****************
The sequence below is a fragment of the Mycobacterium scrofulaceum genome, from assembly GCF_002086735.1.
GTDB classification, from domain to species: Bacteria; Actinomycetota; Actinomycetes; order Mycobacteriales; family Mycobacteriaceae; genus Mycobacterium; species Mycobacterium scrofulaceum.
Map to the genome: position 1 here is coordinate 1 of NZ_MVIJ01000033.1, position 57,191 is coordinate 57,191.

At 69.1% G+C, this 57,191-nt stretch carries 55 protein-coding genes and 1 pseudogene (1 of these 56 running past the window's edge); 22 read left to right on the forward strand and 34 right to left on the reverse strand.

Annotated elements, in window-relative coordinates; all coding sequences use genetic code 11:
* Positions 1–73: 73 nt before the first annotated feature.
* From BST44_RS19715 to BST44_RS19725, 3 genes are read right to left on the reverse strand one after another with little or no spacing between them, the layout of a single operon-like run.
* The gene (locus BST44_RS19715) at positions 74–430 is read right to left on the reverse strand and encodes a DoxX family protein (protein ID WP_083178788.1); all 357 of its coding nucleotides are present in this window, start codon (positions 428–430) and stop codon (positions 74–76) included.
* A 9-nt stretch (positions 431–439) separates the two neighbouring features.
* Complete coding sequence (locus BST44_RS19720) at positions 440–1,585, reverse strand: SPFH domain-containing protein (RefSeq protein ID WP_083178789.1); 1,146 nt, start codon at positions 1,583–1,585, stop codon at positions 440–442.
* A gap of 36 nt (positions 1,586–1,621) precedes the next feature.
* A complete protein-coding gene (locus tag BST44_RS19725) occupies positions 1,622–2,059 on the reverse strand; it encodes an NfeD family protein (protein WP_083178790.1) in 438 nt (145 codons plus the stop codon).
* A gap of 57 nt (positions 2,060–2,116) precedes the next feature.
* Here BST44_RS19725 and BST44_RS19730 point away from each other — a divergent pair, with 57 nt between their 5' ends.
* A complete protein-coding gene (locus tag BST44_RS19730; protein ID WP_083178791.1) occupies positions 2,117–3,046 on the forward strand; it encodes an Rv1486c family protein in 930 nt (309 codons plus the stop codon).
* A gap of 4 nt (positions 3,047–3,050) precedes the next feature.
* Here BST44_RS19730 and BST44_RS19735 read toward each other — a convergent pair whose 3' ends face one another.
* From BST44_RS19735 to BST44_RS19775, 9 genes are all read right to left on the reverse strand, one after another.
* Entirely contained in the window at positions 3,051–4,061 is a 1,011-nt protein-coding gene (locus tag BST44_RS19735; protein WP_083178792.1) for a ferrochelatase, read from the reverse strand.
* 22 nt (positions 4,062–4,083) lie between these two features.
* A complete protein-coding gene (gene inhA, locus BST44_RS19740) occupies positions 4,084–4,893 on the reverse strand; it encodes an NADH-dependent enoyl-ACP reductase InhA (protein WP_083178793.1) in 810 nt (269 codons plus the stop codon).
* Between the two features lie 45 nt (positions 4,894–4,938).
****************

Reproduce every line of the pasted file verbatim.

The sequence below is a fragment of the Mycobacterium scrofulaceum genome, from assembly GCF_002086735.1.
GTDB classification, from domain to species: Bacteria; Actinomycetota; Actinomycetes; order Mycobacteriales; family Mycobacteriaceae; genus Mycobacterium; species Mycobacterium scrofulaceum.
Map to the genome: position 1 here is coordinate 1 of NZ_MVIJ01000033.1, position 57,191 is coordinate 57,191.

At 69.1% G+C, this 57,191-nt stretch carries 55 protein-coding genes and 1 pseudogene (1 of these 56 running past the window's edge); 22 read left to right on the forward strand and 34 right to left on the reverse strand.

Annotated elements, in window-relative coordinates; all coding sequences use genetic code 11:
* Positions 1–73: 73 nt before the first annotated feature.
* From BST44_RS19715 to BST44_RS19725, 3 genes are read right to left on the reverse strand one after another with little or no spacing between them, the layout of a single operon-like run.
* The gene (locus BST44_RS19715) at positions 74–430 is read right to left on the reverse strand and encodes a DoxX family protein (protein ID WP_083178788.1); all 357 of its coding nucleotides are present in this window, start codon (positions 428–430) and stop codon (positions 74–76) included.
* A 9-nt stretch (positions 431–439) separates the two neighbouring features.
* Complete coding sequence (locus BST44_RS19720) at positions 440–1,585, reverse strand: SPFH domain-containing protein (RefSeq protein ID WP_083178789.1); 1,146 nt, start codon at positions 1,583–1,585, stop codon at positions 440–442.
* A gap of 36 nt (positions 1,586–1,621) precedes the next feature.
* A complete protein-coding gene (locus tag BST44_RS19725) occupies positions 1,622–2,059 on the reverse strand; it encodes an NfeD family protein (protein WP_083178790.1) in 438 nt (145 codons plus the stop codon).
* A gap of 57 nt (positions 2,060–2,116) precedes the next feature.
* Here BST44_RS19725 and BST44_RS19730 point away from each other — a divergent pair, with 57 nt between their 5' ends.
* A complete protein-coding gene (locus tag BST44_RS19730; protein ID WP_083178791.1) occupies positions 2,117–3,046 on the forward strand; it encodes an Rv1486c family protein in 930 nt (309 codons plus the stop codon).
* A gap of 4 nt (positions 3,047–3,050) precedes the next feature.
* Here BST44_RS19730 and BST44_RS19735 read toward each other — a convergent pair whose 3' ends face one another.
* From BST44_RS19735 to BST44_RS19775, 9 genes are all read right to left on the reverse strand, one after another.
* Entirely contained in the window at positions 3,051–4,061 is a 1,011-nt protein-coding gene (locus tag BST44_RS19735; protein WP_083178792.1) for a ferrochelatase, read from the reverse strand.
* 22 nt (positions 4,062–4,083) lie between these two features.
* A complete protein-coding gene (gene inhA, locus BST44_RS19740) occupies positions 4,084–4,893 on the reverse strand; it encodes an NADH-dependent enoyl-ACP reductase InhA (protein WP_083178793.1) in 810 nt (269 codons plus the stop codon).
* Between the two features lie 45 nt (positions 4,894–4,938).